The latest Rattler financial reports reveal a $1 million staff bill has played a big part in the train recording a $422,000 loss in the 2017-18 financial year.
The latest Rattler financial reports reveal a $1 million staff bill has played a big part in the train recording a $422,000 loss in the 2017-18 financial year. frender

Rattler's 2017-18 financial reports finally revealed

A MILLION-dollar payroll and a thriving cafe are the two main takeaways from the Mary Valley Rattler's latest financial reports, which show the heritage train finished 2017-18 at a $422,000 loss.

The financial reports, which have been lodged with the Australian Charities and Not-for-Profit Commission, reveal the tourism attraction relied heavily on funding support to keep it afloat through multiple delays.

Even with the train not operating, the Rattler Railway Company reported $2.7 million in revenue and other income for the 2017-18 financial year.


This included $1.5 million in grants and funding from Gympie Regional Council.

Another $870,000 came from other government grants, and the cafe and retail sales generated $333,000.

Rattler's First Run - Saturday, October 6, 2018.
FOOD FUNDING: The Mary Valley Rattler's latest financil reports reveal the cafe was a key part in keeping the 2017-18 financial year's operating loss to $422,000. Donna Jones

However, this was offset by a $1.2 million employee bill and another $1.3 million in rail related expenses.

The company's closing balance at June 30, 2018 was $335,000 in the red.

The train was expected to start operations halfway through the reported financial year, but multiple delays in refurbishing the tracks resulted in the first trip not running until three months after it ended.

During this period the RRC entered into a $1.1 million loan with the council.

This loan is unsecured and interest free, the reports says.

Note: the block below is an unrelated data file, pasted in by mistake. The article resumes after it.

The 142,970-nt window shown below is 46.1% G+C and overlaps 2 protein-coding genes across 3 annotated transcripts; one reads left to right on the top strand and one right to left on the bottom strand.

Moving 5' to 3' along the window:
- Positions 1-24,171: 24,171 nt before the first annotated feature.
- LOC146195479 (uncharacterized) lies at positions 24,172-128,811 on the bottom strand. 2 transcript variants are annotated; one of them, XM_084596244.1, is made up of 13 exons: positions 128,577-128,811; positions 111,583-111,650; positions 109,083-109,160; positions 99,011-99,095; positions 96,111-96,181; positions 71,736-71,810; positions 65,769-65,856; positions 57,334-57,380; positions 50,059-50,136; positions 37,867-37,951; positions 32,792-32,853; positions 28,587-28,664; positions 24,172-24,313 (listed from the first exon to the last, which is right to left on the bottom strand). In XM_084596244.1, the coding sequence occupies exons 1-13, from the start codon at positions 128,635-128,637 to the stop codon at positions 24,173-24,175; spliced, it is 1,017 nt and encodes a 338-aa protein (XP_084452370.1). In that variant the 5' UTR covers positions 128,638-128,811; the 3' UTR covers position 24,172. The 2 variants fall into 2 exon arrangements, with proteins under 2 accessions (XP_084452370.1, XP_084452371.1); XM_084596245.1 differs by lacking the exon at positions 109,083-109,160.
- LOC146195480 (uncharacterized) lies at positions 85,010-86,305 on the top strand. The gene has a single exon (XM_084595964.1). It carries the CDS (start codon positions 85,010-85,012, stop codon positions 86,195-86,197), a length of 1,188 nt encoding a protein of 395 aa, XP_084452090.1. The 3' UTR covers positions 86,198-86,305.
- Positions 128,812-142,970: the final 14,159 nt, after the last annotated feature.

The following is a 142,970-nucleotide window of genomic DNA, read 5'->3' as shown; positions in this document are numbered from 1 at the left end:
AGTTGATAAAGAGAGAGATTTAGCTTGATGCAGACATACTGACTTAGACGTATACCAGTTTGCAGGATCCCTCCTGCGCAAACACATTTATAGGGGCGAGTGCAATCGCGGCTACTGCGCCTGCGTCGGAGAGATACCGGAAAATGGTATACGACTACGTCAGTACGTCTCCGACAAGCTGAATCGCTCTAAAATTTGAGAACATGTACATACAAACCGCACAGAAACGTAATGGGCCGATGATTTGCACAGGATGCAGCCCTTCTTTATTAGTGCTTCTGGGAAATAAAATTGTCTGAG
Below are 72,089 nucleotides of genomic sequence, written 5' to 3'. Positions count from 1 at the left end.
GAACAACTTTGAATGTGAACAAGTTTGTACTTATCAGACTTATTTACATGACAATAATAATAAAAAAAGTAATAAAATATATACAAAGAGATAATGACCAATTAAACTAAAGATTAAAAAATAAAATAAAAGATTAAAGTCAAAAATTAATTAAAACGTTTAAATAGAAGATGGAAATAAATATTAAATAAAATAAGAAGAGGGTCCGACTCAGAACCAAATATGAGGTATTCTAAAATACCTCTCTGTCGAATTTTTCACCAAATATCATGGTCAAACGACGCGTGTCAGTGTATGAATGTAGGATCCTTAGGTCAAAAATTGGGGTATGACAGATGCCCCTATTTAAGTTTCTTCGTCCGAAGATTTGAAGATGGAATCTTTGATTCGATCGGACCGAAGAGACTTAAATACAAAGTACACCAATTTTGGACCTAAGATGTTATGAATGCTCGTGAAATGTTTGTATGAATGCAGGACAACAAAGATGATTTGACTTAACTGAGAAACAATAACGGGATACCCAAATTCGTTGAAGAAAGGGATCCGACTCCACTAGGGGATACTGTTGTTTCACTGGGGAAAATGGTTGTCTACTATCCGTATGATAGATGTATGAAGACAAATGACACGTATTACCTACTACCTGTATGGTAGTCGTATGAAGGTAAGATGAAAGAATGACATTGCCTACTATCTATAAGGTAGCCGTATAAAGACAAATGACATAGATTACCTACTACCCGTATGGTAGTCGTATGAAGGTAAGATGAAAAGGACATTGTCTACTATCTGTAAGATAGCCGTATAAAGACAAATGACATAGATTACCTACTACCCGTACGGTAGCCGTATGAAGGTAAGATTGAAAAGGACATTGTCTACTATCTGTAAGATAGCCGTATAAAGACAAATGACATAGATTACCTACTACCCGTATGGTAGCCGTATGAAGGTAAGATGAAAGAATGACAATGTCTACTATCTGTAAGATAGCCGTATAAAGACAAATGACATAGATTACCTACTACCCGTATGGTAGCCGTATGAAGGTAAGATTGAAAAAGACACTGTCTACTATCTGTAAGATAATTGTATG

Rattler's First Run - Saturday, October 6, 2018.
The Rattler's first run. Donna Jones

Under the deal, the RRC must repay $50,000 annually plus an additional 25 per cent of the operating surplus over $100,000.

The full loan has now been taken up by the RRC, the report says, with the last $400,000 drawn in August and September last year.

Another $420,000 in operational funding was then paid out by the council in three sums: $150,000 last November, $150,000 in April and $120,000 two months ago.

The report notes the RRC "is aware of claims for compensation in relation to assets of the former operators of the Mary Valley Rattler”.

However the company "does not consider the claims as sustainable and therefore no amount has been recognised in these accounts”.

Gympie Rattler getting ready.
The Rattler. Renee Albrecht

The report also says the council made a $74,000 payment (without GST) in 2017 for the salary of the general manager "on behalf of the Rattler Railway Company”.

"The council did not seek to recover these costs.”

The Rattler's Annual Information Statements reveal the charity's size grew from medium in 2017 to large to 2018.

In this time the number of full-time staff surged from one to 12; part-time staff numbers rose from four to 12; and casual staff jumped from four to 28.

Gympie Rattler getting ready.
The council has provided more than $1 million in loan and funding support for the train. Renee Albrecht

The number of volunteers also rose exponentially, from about 20 to nearly 100.

The 2017-18 financial year's loss followed a $69,000 profit in 2016-17, and left the Rattler Railway Company $335,000 in the red as of June 30, 2018.

The latest reports were submitted three months after the ACNS's April 7 due date.

The next set of financial reports are due at the end of the year.